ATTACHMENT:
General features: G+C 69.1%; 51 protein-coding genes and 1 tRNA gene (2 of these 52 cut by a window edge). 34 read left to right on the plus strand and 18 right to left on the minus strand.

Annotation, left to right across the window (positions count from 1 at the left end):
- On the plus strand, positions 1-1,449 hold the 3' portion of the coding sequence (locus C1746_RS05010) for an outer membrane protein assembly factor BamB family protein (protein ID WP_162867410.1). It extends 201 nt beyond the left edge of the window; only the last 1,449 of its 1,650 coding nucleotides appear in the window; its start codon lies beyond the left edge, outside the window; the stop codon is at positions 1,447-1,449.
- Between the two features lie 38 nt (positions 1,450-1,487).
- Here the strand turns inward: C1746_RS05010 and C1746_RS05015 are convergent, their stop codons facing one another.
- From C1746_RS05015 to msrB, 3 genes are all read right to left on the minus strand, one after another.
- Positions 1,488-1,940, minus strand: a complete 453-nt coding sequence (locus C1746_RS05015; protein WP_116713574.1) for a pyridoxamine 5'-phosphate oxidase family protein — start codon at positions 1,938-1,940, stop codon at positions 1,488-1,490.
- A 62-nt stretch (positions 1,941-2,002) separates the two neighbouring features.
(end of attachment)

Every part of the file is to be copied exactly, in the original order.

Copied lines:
General features: G+C 69.1%; 51 protein-coding genes and 1 tRNA gene (2 of these 52 cut by a window edge). 34 read left to right on the plus strand and 18 right to left on the minus strand.

Annotation, left to right across the window (positions count from 1 at the left end):
- On the plus strand, positions 1-1,449 hold the 3' portion of the coding sequence (locus C1746_RS05010) for an outer membrane protein assembly factor BamB family protein (protein ID WP_162867410.1). It extends 201 nt beyond the left edge of the window; only the last 1,449 of its 1,650 coding nucleotides appear in the window; its start codon lies beyond the left edge, outside the window; the stop codon is at positions 1,447-1,449.
- Between the two features lie 38 nt (positions 1,450-1,487).
- Here the strand turns inward: C1746_RS05010 and C1746_RS05015 are convergent, their stop codons facing one another.
- From C1746_RS05015 to msrB, 3 genes are all read right to left on the minus strand, one after another.
- Positions 1,488-1,940, minus strand: a complete 453-nt coding sequence (locus C1746_RS05015; protein WP_116713574.1) for a pyridoxamine 5'-phosphate oxidase family protein — start codon at positions 1,938-1,940, stop codon at positions 1,488-1,490.
- A 62-nt stretch (positions 1,941-2,002) separates the two neighbouring features.